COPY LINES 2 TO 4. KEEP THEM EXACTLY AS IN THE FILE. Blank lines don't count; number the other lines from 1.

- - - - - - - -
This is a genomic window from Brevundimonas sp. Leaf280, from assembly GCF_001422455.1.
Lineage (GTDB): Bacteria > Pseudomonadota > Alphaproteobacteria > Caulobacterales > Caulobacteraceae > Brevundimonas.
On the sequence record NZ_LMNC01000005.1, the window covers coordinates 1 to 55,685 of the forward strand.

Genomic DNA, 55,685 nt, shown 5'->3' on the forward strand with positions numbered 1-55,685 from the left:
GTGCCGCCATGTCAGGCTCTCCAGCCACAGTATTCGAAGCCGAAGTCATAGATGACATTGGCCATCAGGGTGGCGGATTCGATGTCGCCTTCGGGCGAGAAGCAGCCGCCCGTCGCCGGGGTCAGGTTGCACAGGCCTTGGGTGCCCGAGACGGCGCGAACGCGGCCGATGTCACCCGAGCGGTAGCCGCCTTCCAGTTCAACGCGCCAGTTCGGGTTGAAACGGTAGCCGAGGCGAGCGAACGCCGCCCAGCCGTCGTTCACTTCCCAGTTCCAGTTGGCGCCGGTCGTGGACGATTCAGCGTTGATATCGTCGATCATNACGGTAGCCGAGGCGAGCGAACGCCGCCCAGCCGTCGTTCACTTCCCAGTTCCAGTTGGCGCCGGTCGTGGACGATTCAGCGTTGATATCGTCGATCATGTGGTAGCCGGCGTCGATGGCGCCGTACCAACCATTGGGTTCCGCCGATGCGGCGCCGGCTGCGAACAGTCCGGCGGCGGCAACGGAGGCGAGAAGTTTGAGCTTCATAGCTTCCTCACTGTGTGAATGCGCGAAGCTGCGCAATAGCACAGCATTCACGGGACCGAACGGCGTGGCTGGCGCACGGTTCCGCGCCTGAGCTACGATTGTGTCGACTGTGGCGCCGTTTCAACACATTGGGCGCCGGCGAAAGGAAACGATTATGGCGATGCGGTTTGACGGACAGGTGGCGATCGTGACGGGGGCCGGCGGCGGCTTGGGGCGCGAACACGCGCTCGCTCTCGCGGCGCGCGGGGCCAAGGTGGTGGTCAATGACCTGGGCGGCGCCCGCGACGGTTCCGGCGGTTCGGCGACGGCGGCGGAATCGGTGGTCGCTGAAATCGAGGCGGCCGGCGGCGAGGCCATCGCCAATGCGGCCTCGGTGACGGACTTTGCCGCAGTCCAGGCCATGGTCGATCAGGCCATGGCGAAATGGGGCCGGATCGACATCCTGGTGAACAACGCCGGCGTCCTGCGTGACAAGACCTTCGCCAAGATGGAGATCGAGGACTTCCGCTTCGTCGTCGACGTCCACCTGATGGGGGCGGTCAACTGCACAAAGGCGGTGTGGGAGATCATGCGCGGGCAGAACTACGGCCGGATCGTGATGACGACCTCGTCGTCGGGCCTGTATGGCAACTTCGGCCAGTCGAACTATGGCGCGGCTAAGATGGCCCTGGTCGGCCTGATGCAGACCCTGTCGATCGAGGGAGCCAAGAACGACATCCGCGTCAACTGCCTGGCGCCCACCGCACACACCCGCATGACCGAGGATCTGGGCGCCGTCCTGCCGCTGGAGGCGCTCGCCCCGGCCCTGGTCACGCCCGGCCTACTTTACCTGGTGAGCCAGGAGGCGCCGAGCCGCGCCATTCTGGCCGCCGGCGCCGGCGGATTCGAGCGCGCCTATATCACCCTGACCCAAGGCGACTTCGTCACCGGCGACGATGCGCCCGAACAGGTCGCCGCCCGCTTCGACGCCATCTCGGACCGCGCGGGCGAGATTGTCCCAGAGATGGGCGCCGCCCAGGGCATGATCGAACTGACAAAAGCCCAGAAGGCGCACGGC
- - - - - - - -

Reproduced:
Lineage (GTDB): Bacteria > Pseudomonadota > Alphaproteobacteria > Caulobacterales > Caulobacteraceae > Brevundimonas.
On the sequence record NZ_LMNC01000005.1, the window covers coordinates 1 to 55,685 of the forward strand.

Genomic DNA, 55,685 nt, shown 5'->3' on the forward strand with positions numbered 1-55,685 from the left: